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Old 03-07-2017, 12:18 AM   #6 (permalink)
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Thanks everyone for good advice. We have bully sticks and bone ready all the time. He loves them, but when he gets into that zone it doesn't help. We like to spend more time exercising him, but not possible with our current schedule. We'll try to think of something else. Cooper had private training and obedience class as well. We'll give him more training in the near future. We'll stay calm and stern with our command during his behavior and if that doesn't work, then we'll just have to tie him down for few minutes. He calms down afterwards.

Last edited by Cooper T; 03-07-2017 at 12:20 AM.
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Old 03-07-2017, 09:51 AM   #7 (permalink)
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Quote:
Originally Posted by Cooper T View Post
Thanks everyone for good advice. We have bully sticks and bone ready all the time. He loves them, but when he gets into that zone it doesn't help. We like to spend more time exercising him, but not possible with our current schedule. We'll try to think of something else. Cooper had private training and obedience class as well. We'll give him more training in the near future. We'll stay calm and stern with our command during his behavior and if that doesn't work, then we'll just have to tie him down for few minutes. He calms down afterwards.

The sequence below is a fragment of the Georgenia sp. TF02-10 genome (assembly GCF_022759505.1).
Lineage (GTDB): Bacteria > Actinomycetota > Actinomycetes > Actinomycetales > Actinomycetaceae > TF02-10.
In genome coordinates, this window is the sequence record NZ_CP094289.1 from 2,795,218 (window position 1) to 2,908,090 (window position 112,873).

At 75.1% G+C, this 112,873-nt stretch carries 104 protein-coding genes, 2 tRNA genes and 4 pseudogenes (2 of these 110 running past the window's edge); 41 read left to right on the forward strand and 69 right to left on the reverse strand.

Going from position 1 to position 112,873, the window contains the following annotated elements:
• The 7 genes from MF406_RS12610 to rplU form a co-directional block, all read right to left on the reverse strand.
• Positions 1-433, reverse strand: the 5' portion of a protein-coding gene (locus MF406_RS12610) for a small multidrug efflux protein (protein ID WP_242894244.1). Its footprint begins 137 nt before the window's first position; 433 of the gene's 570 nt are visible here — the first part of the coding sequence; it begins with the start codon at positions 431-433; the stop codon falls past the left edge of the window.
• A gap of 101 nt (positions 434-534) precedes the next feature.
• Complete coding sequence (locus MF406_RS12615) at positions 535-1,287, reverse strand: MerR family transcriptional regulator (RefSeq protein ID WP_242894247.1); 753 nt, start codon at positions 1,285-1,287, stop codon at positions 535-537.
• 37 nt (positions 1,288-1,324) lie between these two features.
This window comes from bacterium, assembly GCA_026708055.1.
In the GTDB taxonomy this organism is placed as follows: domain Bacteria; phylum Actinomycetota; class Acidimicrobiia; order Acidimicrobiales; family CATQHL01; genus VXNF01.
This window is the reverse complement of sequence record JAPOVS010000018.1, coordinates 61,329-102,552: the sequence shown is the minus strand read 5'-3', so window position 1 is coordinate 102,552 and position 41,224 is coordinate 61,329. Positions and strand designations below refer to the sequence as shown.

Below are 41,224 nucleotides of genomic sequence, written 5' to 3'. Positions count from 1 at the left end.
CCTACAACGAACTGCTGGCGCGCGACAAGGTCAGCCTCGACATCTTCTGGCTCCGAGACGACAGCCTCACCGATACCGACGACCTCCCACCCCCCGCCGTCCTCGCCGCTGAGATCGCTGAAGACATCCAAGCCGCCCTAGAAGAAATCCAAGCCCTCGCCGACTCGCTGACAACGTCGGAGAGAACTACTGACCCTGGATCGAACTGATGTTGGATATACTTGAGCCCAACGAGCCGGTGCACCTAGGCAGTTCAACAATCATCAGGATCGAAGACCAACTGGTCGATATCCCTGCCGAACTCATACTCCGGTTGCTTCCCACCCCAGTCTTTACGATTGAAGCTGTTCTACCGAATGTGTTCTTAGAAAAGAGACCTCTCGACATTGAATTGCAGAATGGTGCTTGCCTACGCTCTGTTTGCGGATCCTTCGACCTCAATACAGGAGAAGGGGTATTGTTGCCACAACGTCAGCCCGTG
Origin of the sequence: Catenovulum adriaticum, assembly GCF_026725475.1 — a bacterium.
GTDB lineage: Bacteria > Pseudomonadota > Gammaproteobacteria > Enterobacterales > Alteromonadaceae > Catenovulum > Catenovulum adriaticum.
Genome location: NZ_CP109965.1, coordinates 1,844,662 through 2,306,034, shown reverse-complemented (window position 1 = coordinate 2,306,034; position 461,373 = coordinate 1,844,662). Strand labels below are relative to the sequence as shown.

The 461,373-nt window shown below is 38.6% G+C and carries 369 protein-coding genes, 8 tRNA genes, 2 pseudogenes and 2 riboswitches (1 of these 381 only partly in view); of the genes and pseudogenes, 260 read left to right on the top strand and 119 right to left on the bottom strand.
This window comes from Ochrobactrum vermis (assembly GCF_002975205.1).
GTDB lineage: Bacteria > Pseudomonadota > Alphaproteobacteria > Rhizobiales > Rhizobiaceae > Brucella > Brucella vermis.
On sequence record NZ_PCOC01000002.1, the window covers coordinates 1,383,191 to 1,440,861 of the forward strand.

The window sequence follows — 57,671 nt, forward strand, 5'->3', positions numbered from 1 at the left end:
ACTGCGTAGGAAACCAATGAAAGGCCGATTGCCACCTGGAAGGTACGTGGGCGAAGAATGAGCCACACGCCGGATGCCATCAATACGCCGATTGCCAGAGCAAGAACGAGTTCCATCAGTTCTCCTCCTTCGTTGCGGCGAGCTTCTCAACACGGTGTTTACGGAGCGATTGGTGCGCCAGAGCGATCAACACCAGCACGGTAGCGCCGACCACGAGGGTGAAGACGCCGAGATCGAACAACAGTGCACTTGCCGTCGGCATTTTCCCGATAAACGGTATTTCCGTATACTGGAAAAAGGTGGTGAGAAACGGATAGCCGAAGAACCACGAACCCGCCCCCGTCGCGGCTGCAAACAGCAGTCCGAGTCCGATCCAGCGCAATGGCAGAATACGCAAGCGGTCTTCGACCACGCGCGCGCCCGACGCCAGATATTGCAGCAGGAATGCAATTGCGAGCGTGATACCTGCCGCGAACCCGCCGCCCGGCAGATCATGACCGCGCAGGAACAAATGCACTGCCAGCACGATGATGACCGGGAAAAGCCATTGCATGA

If you can afford it, doggie day camp once and awhile helps to tire them out. ..and gives you relief.
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Old 03-07-2017, 01:19 PM   #8 (permalink)
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Yup, doggie daycare. Now that I am not working from home any more piper goes any day that she would be alone more than four hours. She comes back happy and tired, well worth the $20
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Old 03-07-2017, 02:14 PM   #9 (permalink)
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Originally Posted by oldjeep View Post
Yup, doggie daycare. Now that I am not working from home any more piper goes any day that she would be alone more than four hours. She comes back happy and tired, well worth the $20
$20?? Around where I live it's $35 (12 hrs), oh well, it's still worth it. I never keep her the full time allowed but it's great if necessary.
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Old 03-07-2017, 04:25 PM   #10 (permalink)
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When Rascal is very contented like laying on our laps she makes a sound that sounds like a soft growl. I think it is her beagle version of a purr!